This settles the font discussion for today: I will be using SoftMaker for my office needs and continue using the default Microsoft typefaces instead of deciding on a new set of fonts, altering all my templates – and ultimately, making these fonts available on my Windows boxes from now on. Saved me hours. Thanks SoftMaker! I suppose there’s some sophisticated substitution at work there, not the actual fonts – but creating new documents that will work correctly on Windows is important.

Documents and Spreadsheets

As I wrote earlier, my level of personal Word + Excel usage hardly begins to scratch the surface of what these programs are capable of. I opened most recent versions of documents and spreadsheets I have worked on in the last months, and they all opened without issue, would calculate, print, export as pdf. This is 100% a go. Not having to put up with apps looking like their UI has been designed as the dinosaurs roamed the Earth sweetens the whole Linux deal even more. If only there was an email client looking that good and capable of what I need 🙁


With PowerPoint, the difference between my personal and work use is quite the reverse to Word and Excel. Due to my community activities and the need to design and maintain my own templates and decks, my personal computing self is more of a PowerPoint power user than my consulting self. So i pulled out one of the more involved presentations and tried opening it both in SoftMaker Presentations 2018 and LibreOffice Impress 6.4. The result was about 90% in both cases but with different pieces missing.


  • forms formatting (shadows, fuzzy edges) was not present on all forms
  • WingDings special characters lost
  • 3D smart art (a lifecycle diagram) shown as the correct type of smart art, but without 3D


  • Some text fields are slightly larger than in PowerPoint so overlap with other elements
  • 3D smart art shown correctly but with fuzzy white background filling up most of the slide.

Both programs lack the ability to record voice while presenting but I *think* it’s fairly new to PowerPoint also so might even be present in the current SoftMaker variety. I’ve used that feature once or twice recently in PowerPoint so it hasn’t yet become a must-have for me.

Mind Mapping

I love mind maps. Not enough to shell out several hundred Euros for a MindJet product but enough to require this functionality on my workstation, personal or otherwise.

The Discover store offers FreePlane and Minder. FreePlane I know from several customer environments which led me to using it myself on my personal laptop. Minder looked slicker at first but kept crashing and for some reason it didn’t offer all the graphical features its GitHub page toutes.

I also tried VYM (View Your Mind) and it’s slightly easier to use than FreePlane (although whoever came up with the idea to use anything other than [Ins] for a new branch should think again). However, the import functionality is pretty basic (any formatting is stripped) so I’m sticking with FreePlane to be able to reuse (or indeed open) my existing mind maps.


A heavy Visio user at work, I came to like draw.io very much recently. And guess what – there is a Linux variant as well, albeit not in the Discover store. The .deb package from GitHub installs without issue, looks and works exactly like its Windows counterpart. This is a go!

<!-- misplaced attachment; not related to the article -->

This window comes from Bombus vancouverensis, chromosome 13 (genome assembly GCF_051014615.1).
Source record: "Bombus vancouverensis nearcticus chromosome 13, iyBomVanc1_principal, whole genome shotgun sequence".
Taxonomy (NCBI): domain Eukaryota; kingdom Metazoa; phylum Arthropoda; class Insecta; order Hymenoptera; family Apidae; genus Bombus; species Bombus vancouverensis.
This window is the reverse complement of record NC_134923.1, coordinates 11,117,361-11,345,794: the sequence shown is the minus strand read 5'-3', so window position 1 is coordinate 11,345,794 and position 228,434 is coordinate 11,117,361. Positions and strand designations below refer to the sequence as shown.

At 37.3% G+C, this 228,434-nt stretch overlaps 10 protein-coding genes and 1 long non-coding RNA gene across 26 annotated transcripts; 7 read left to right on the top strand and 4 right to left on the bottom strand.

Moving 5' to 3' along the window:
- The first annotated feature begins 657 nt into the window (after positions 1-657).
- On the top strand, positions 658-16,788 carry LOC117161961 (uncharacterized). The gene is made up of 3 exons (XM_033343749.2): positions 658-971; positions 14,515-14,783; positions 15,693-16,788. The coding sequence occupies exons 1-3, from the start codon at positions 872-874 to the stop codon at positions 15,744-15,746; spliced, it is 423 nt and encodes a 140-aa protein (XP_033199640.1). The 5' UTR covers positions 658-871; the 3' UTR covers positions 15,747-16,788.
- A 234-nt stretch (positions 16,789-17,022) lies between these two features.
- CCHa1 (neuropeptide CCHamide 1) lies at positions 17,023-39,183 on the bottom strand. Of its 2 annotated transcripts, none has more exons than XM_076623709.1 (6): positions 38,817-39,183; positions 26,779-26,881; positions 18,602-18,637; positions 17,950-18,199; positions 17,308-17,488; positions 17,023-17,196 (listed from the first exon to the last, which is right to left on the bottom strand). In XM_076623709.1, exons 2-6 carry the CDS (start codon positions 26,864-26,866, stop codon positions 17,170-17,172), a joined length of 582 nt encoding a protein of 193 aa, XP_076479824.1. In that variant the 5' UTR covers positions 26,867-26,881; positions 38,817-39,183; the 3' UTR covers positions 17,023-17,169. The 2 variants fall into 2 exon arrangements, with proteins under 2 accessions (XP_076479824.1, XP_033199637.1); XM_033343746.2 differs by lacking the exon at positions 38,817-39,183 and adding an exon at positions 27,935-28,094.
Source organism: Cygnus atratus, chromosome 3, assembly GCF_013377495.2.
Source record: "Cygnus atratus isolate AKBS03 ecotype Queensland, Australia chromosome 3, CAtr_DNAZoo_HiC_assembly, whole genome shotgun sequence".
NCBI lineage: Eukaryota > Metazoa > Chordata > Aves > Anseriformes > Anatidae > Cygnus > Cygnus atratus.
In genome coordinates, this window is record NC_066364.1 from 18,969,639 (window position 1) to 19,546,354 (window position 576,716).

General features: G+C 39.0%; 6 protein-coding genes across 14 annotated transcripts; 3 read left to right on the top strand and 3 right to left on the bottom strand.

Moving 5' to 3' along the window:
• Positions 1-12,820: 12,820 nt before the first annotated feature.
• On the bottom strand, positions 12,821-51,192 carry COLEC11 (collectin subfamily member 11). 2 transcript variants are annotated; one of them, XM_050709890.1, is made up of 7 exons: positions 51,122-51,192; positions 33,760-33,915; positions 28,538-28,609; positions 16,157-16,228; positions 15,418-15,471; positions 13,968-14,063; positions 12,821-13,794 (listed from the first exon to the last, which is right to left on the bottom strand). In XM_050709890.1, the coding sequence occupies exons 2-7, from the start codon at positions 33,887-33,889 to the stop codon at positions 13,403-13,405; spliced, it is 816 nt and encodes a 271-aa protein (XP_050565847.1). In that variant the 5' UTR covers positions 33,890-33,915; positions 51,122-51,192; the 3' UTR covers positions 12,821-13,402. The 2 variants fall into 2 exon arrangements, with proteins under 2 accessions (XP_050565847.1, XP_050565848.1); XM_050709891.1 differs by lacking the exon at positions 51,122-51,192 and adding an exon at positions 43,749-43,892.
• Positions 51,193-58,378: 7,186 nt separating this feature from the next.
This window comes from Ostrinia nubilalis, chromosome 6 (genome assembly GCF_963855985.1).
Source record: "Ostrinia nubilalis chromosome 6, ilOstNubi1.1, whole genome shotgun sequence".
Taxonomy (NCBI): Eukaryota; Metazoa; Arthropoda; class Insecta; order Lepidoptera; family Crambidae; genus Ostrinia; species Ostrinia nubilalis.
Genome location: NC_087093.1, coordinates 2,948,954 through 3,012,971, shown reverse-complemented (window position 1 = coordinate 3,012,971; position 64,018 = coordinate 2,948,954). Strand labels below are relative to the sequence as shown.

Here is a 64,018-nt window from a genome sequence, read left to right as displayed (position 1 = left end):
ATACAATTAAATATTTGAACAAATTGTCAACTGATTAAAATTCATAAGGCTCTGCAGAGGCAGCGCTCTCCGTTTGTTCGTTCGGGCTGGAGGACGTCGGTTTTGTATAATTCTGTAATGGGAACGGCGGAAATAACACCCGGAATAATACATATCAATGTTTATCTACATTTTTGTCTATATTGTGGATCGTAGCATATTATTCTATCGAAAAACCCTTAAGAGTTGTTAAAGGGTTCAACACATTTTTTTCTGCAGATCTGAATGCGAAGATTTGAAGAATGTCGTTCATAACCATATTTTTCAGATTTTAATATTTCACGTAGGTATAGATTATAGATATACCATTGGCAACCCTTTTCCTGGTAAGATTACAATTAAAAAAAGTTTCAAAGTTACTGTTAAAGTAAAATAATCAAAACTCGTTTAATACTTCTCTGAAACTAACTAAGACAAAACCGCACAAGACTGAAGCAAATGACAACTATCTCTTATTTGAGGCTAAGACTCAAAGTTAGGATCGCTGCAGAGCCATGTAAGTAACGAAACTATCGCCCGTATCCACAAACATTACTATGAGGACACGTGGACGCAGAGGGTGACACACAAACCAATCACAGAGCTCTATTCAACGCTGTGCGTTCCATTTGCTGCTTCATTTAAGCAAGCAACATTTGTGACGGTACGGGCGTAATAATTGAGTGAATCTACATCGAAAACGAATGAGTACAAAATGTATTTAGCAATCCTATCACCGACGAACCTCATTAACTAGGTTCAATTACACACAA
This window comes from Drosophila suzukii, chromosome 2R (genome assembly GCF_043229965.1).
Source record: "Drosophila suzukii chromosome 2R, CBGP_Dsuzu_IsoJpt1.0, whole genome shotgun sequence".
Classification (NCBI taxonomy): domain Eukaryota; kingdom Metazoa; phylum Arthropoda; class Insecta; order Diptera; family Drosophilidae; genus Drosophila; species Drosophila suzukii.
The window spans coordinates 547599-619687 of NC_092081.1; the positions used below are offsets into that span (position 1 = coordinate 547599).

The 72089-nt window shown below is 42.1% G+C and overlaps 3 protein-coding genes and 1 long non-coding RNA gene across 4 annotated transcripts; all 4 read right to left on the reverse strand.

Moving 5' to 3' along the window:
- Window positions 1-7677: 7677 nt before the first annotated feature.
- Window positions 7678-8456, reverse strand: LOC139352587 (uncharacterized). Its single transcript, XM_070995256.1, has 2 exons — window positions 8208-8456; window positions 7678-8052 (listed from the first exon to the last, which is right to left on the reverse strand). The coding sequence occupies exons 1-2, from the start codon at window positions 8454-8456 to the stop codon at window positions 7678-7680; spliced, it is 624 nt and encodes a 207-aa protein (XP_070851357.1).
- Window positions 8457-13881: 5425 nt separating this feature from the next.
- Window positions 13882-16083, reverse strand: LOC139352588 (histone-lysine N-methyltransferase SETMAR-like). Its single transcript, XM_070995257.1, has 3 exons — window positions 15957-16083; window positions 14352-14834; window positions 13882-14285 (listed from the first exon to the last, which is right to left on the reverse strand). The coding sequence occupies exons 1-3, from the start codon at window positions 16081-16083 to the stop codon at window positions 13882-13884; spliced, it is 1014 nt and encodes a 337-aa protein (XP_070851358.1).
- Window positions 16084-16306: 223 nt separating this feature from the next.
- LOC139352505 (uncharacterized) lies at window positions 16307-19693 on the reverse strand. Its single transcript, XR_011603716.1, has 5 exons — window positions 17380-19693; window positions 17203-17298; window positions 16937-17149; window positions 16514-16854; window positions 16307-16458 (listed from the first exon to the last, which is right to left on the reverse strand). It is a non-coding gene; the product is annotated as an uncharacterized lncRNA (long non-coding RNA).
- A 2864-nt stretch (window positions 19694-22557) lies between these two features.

Dev Stuff

Having set up the office stuff, it’s time to turn to the last (but not least) item on the list: PowerShell development.


Every time I need to use git on a new Linux machine, I am surprised to find that it’s actually not installed yet. I don’t know why, but I just expect git to be part of a Linux install, just like I expect traceroute to be part of a Linux install and am equally surprised every time that it’s not there either.

The package manager installed git 2.25.1 without further ado, it was recognised by VSCode and did not require any specific configuration to work against GitHub and my GitLab appliance at home which covers 100% of my personal use case.

Text editing

KUbuntu comes with Kate which looks pretty awesome and serves my needs in terms of syntax highlighting. I miss two things in Search though:

  • replace by [Ctrl]+H
  • search/replace in selection only

I eventually figured out the last one, though. There are two search/replace interfaces:

The one above the blue line pops up on [Ctrl]+F and has ’search in selection‘ available after you click ’settings‘ on the right. The other one has dynamic search but only in current file, open files or a folder.

PowerShell and VSCode

I tested some of my favourite modules and the PowerShell extension in VSCode and the PowerShell extension and everything works as expected.

VSCode managed to register itself as the default application for folders, but this was easy to rectify.

In the evening

A successful day of trying out stuff. My laptop is now set up, as far as I can see. This should be the last long post for the time being – I will use this computer and report everything that’s out of the ordinary.

Before I shut down my new laptop, I’d like to see how many ’snaps‘ found their way onto my new machine:

OK, Spotify I can tolerate, hiri and mailspring actually have been uninstalled after yesterday’s mail debacle so the folders can be deleted. Chrome and KeePass, I need to look into and either find a way to install as ‚regular packages‘ or accept their snappy nature and keep them that way.

Title image: Paul Brennan from Pixabay